Founder members honoured by IOSH Northern Ireland

Two founder members of IOSH’s Northern Ireland branch have been honoured as part of its 50th anniversary celebrations.

Delegates at the celebration included (l-r) James Cochrane, Graham Parker and Wilson Lambe. | Image credit: ©Ulster Tatler
Delegates at the celebration included (l-r) James Cochrane, Graham Parker and Wilson Lambe. | Image credit: ©Ulster Tatler

Wilson Lambe MBE and James Cochrane were among the six original members who formed the Northern Ireland group of the Institution of Industrial Safety Officers (IISO), which later became IOSH.

Their role in the branch’s formation in 1966, and subsequent dedication to the institution over the past 50 years, was recognised by IOSH during an evening of celebrations at Belfast City Hall on Friday 15 April.

IOSH chartered fellow Wilson, 72, and life member James, 83, received certificates from IOSH president-elect Graham Parker, with around 140 guests having gathered to mark both their and the branch’s milestones.

Wilson, a member of the Northern Ireland branch’s committee and a former member of IOSH’s Council, said: “We felt that there was a need for a branch to be formed as health and safety was just really starting to take off at the time.

“To start with there was six of us but the membership has grown and grown over the years to the extent that we now have over 750 members across the country. We also have six members in the branch that have been awarded an MBE for services to occupational safety and health.

“Over the years we have worked to promote work-related safety and health and upskill professionals, and to build relationships with other organisations. Our philosophy has always been to work with anyone to promote safety and health at work, and that still stands today.”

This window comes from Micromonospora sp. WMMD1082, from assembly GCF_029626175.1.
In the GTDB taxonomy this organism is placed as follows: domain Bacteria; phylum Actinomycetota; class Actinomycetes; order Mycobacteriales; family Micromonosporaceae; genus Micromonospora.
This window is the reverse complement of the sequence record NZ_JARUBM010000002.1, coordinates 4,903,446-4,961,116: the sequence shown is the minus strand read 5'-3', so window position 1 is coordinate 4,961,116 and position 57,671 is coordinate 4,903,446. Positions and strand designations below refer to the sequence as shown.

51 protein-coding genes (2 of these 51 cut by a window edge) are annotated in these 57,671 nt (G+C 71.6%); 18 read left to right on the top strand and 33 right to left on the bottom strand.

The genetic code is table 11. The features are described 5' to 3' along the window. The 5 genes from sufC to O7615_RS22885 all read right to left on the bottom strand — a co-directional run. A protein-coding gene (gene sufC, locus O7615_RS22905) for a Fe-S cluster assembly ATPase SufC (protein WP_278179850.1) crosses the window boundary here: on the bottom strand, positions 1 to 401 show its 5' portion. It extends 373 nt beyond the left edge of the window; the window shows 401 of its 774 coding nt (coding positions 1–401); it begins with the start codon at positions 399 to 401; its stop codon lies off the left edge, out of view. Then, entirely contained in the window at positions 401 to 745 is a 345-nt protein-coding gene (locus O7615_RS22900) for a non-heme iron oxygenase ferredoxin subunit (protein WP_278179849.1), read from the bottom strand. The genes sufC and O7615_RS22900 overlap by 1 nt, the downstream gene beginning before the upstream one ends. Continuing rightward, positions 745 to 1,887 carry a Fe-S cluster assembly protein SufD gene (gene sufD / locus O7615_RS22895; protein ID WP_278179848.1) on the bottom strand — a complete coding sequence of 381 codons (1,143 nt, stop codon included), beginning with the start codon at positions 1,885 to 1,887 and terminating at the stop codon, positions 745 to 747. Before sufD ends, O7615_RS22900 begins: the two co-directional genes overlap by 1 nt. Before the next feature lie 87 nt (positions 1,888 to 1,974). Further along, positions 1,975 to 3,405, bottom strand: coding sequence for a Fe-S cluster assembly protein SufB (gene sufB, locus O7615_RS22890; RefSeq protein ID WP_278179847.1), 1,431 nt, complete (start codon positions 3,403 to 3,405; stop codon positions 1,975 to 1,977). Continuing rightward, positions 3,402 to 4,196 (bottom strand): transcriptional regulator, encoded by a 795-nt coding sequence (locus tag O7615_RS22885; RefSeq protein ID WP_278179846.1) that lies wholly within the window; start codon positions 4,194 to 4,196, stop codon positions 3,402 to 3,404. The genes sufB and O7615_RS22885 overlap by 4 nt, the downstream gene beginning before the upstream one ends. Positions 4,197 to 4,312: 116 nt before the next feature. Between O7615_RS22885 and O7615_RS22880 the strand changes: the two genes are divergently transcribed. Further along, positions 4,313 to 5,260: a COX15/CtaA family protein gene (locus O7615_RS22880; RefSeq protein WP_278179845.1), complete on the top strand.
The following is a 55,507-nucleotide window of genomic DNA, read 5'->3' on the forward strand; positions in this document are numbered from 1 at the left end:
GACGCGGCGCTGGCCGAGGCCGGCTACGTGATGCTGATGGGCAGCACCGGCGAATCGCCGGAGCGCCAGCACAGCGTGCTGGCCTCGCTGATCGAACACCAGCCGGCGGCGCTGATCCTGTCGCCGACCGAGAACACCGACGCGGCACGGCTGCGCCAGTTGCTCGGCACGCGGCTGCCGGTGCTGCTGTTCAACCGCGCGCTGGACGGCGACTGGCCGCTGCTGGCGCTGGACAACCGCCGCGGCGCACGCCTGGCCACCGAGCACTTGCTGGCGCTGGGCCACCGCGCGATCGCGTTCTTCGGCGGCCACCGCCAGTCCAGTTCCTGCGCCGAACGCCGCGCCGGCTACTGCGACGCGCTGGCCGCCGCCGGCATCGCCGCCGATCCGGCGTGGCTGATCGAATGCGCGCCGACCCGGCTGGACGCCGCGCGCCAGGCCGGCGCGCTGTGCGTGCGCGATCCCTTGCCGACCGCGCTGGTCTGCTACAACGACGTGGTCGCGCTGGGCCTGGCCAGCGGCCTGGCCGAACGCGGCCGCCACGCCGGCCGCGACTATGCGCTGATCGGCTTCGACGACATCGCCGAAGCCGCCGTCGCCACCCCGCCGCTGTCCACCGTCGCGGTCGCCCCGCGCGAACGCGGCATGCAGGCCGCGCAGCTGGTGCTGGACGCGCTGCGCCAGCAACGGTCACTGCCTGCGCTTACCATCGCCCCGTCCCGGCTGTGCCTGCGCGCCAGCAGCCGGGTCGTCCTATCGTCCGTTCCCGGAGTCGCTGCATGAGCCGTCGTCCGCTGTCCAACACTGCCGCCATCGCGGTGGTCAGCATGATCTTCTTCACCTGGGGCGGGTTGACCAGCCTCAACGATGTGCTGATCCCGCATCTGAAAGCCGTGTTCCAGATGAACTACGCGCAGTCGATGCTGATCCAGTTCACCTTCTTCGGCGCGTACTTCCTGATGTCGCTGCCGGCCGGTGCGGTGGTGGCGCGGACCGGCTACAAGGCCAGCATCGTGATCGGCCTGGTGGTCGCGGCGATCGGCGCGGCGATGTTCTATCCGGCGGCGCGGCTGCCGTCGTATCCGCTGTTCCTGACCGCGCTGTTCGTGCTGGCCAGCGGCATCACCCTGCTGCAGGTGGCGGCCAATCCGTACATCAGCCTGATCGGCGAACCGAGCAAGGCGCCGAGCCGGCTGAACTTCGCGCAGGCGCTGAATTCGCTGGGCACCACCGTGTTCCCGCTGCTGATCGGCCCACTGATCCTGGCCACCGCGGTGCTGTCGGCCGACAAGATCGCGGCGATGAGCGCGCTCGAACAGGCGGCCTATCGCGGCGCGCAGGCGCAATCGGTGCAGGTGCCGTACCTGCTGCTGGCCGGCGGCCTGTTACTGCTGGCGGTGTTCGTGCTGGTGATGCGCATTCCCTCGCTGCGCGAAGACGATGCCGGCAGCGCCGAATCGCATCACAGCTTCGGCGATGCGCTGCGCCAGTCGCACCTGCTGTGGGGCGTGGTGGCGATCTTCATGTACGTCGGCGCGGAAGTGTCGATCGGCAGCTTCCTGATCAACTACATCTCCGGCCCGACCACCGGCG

Wilson, who served as IOSH president in 1988-89, said he was confident that the Northern Ireland branch would continue to go from strength to strength in the years to come.

“There are more and more people coming into the profession and we will continue to provide for them,” he said.

IOSH Northern Ireland Branch chair, Richard McIvor, said the foundations laid by Wilson, James and the other original and early members of the branch continue to serve it, and the wider world of work, well.

He said: “They lay the foundations for relationships with the likes of HSENI and the Northern Ireland Safety Group (NISG) that have lasted and evolved over the past 50 years.

“A lot of people who were at the celebration have been with the branch from the early days and they have influenced the course of members’ careers over the years. Many have seen it simply as part of their job, and for that we thank them.

“The challenge for us going forward is to continue to build on the branch’s work over the past five decades to ensure that IOSH remains at the heart of efforts to make workplaces in Northern Ireland safer and healthier for all.”

IOSH Northern Ireland branch is raising awareness of work-related cancers and agricultural safety during its 50th anniversary year.

In the last year, IOSH Northern Ireland Branch has collaborated with HSENI and the HSA, BuildHealth NI and the NISG to promote workplace safety and health issues. Members have also joined forces with colleagues in IOSH’s Ireland Branch to promote farm safety and health.

As part of its support for HSENI’s Farm Safety Action Plan, the branch is funding demonstrations around the safe use and maintenance of chainsaws and quad bikes at this year’s Balmoral Show in May.


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